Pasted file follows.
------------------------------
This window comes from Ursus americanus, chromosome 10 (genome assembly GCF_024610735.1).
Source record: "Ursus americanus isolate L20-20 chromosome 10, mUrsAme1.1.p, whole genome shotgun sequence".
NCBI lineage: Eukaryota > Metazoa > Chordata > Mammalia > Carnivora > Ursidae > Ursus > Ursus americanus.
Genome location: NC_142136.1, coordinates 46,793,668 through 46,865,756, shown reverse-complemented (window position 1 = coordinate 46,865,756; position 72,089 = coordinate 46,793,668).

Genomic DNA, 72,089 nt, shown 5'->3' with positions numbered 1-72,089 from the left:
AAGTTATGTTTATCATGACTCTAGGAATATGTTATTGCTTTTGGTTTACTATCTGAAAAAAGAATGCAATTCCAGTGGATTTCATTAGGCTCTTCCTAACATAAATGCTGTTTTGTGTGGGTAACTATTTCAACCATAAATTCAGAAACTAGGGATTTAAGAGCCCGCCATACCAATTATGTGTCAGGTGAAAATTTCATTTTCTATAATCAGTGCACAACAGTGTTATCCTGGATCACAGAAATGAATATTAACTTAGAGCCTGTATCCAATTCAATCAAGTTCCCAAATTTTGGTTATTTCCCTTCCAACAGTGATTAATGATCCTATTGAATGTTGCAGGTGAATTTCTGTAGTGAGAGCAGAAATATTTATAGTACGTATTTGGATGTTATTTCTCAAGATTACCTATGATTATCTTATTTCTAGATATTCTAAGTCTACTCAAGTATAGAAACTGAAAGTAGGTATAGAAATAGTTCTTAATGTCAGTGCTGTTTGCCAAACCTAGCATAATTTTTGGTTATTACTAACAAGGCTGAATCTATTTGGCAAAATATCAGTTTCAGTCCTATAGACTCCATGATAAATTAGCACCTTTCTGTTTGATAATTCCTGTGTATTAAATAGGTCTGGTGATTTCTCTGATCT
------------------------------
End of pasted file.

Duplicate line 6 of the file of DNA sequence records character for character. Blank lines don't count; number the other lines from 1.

AAGTTATGTTTATCATGACTCTAGGAATATGTTATTGCTTTTGGTTTACTATCTGAAAAAAGAATGCAATTCCAGTGGATTTCATTAGGCTCTTCCTAACATAAATGCTGTTTTGTGTGGGTAACTATTTCAACCATAAATTCAGAAACTAGGGATTTAAGAGCCCGCCATACCAATTATGTGTCAGGTGAAAATTTCATTTTCTATAATCAGTGCACAACAGTGTTATCCTGGATCACAGAAATGAATATTAACTTAGAGCCTGTATCCAATTCAATCAAGTTCCCAAATTTTGGTTATTTCCCTTCCAACAGTGATTAATGATCCTATTGAATGTTGCAGGTGAATTTCTGTAGTGAGAGCAGAAATATTTATAGTACGTATTTGGATGTTATTTCTCAAGATTACCTATGATTATCTTATTTCTAGATATTCTAAGTCTACTCAAGTATAGAAACTGAAAGTAGGTATAGAAATAGTTCTTAATGTCAGTGCTGTTTGCCAAACCTAGCATAATTTTTGGTTATTACTAACAAGGCTGAATCTATTTGGCAAAATATCAGTTTCAGTCCTATAGACTCCATGATAAATTAGCACCTTTCTGTTTGATAATTCCTGTGTATTAAATAGGTCTGGTGATTTCTCTGATCT